The driving circuit 116 comprises an amplifier circuit 120 and a signal source 122. As with the signal source 70 described above, the signal source 122 is typically part of larger control system that generates a control signal v(t) from an error signal representative of a difference between position of the head 18 and the position of the desired track 34. The details of the signal source 122 will also be described herein only to the extent necessary for a complete understanding of the present invention.

The amplifier circuit 120 is an amplifier appropriate for generating an output signal for driving the first displacement element 112 from an input signal and a reference voltage. The details of construction and operation of the amplifier circuit 120 are well within the skill of one of ordinary skill in the art and will be described herein only to the extent necessary for a complete understanding of the present invention.

The exemplary amplifier circuit 120 generates a driving signal vD(t) from a no signal bias voltage level VBIAS and the control signal v(t). The driving signal VD(t) is applied across the first displacement element 112 with respect to a reference voltage level, or ground in the exemplary secondary displacement system 110. The driving signal vD(t) is applied across the second displacement element 114 with respect to a source voltage level VSOURCE.

More specifically, as depicted in FIG. 7 and described in the following equation (3), the amplifier circuit 120 generates the driving signal vD(t) from the control signal v(t) and the no signal bias voltage level VBIAS as follows:
V D(t)=V BIAS +v(t).  (3)

The driving signal vD(t) is applied directly across the first displacement element 112 to cause this element 112 to deform in a manner determined by the control signal v(t).

The second displacement element 114 is also caused to deform in a manner determined by the control signal v(t); however, because the driving signal vD(t) is applied to the second displacement element 114 with respect to the source voltage VSOURCE, the second displacement element 114 can be configured to move in opposition to the first displacement element 112. Accordingly, the first and second displacement elements 112 and 114 may be mechanically coupled to the transducer head 18 to displace the head 18 relative to the first actuator 30 as determined by the control signal v(t).

The no signal bias voltage level VBIAS is predetermined to lie between the reference voltage and the source voltage VSOURCE such that all instantaneous values of VD(t) lie between the reference voltage and the source voltage VSOURCE The electric field applied across the first displacement element 112 is thus always positive.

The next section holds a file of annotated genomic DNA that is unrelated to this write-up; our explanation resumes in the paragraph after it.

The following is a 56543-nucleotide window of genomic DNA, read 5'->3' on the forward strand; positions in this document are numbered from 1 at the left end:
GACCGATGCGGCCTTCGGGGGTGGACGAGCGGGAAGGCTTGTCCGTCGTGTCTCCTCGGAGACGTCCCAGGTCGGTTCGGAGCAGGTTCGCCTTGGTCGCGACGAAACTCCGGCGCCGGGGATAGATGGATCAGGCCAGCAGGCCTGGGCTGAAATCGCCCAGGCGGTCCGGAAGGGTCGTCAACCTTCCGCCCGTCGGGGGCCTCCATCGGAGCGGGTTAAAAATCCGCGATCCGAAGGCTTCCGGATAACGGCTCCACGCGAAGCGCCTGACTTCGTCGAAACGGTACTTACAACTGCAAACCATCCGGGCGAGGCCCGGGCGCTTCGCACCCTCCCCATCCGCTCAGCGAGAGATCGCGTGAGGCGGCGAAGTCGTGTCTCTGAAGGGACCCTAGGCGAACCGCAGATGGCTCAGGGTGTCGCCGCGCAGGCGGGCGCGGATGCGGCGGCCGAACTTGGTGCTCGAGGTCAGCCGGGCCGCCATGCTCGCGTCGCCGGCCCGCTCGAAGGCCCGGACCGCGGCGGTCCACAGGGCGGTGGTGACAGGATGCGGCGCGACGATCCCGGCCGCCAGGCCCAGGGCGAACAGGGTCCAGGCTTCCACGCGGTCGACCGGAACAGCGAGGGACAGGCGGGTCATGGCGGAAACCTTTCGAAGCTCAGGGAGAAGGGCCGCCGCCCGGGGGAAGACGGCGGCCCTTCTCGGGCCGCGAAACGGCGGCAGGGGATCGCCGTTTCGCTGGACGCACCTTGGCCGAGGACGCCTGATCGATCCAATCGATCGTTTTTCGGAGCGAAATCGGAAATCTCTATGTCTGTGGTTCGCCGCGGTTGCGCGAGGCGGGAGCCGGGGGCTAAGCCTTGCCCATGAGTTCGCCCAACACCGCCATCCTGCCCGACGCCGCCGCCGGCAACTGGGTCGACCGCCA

In most cases, the no signal bias level VBIAS is set to be approximately half as large as the source voltage VSOURCE, but the present invention may be embodied with other relationships between the no signal bias voltage level VBIAS and the source voltage level VSOURCE. The electric field applied across the second displacement element 114 can also be held positive to inhibit depoling of the second element 114.

The displacement system 110 thus comprises only one amplifier circuit 120 for the two displacement elements 112 and 114. In contrast, as depicted in FIG. 4, the conventional displacement system 60 comprises two amplifier circuits 72 and 74, one dedicated for driving each of the displacement elements 62 and 64. The displacement system 110 eliminates one entire amplifier circuit and is thus significantly less expensive to implement than the displacement system 60 described above.

Although one entire driver is omitted from the driving circuit 116, the displacement elements 112 and 114 are subject to a positive electric field during normal operation. Therefore, if the displacement elements 112 and 114 are polarized, as in the case of piezoelectric elements, the driving circuit 116 can differentially drive these elements 112 and 114 while still maintaining proper poling of the elements 112 and 114.

In addition, both displacement members 112 and 114 can be driven by a varying driving signal (vD(t)) carried by a single trace. Given the limited space available for traces to the displacement members 112 and 114, the traces must be located very close together. Replacing a trace carrying a varying driving signal (vB(t)) with a trace carrying a DC signal (V2) reduces the likelihood that the driving signal or signals will interfere with data signals carried by a nearby trace.

With the foregoing understanding of the general principles of construction and operation of the present invention in mind, the details of construction and operation of the exemplary displacement system 110 will now be described in further detail.

FIG. 6 illustrates that the first displacement element 112 comprises positive and negative terminals 130 and 132 and the second displacement element 114 comprises positive and negative terminals 140 and 142, respectively. The positive and negative terminals 130, 140 and 132, 142 indicate the polarity of the displacement elements 112 and 114. In other words, a property of the displacement elements 112 and 114 polarizes these elements such that the positive terminals 130 and 140 should be maintained at a higher voltage level than the negative terminals 132 and 142. For example, in the case of a piezoelectric element, the positive and negative terminals indicate how a voltage is to be applied across the terminals to inhibit depoling of the piezoelectric element.